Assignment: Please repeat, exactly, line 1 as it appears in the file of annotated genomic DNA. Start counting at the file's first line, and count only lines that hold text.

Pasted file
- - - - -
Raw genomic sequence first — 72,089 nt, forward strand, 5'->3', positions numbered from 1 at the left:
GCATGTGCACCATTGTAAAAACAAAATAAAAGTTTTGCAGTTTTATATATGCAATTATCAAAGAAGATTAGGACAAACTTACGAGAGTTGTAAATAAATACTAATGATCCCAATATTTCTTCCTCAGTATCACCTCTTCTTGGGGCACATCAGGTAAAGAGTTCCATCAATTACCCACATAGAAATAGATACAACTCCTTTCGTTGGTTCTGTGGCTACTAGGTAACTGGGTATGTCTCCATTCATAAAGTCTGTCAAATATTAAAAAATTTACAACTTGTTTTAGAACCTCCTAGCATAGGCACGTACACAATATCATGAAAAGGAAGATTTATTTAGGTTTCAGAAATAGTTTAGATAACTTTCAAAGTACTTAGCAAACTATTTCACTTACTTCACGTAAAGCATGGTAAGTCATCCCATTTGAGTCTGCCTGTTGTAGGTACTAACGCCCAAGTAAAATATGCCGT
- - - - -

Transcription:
Raw genomic sequence first — 72,089 nt, forward strand, 5'->3', positions numbered from 1 at the left: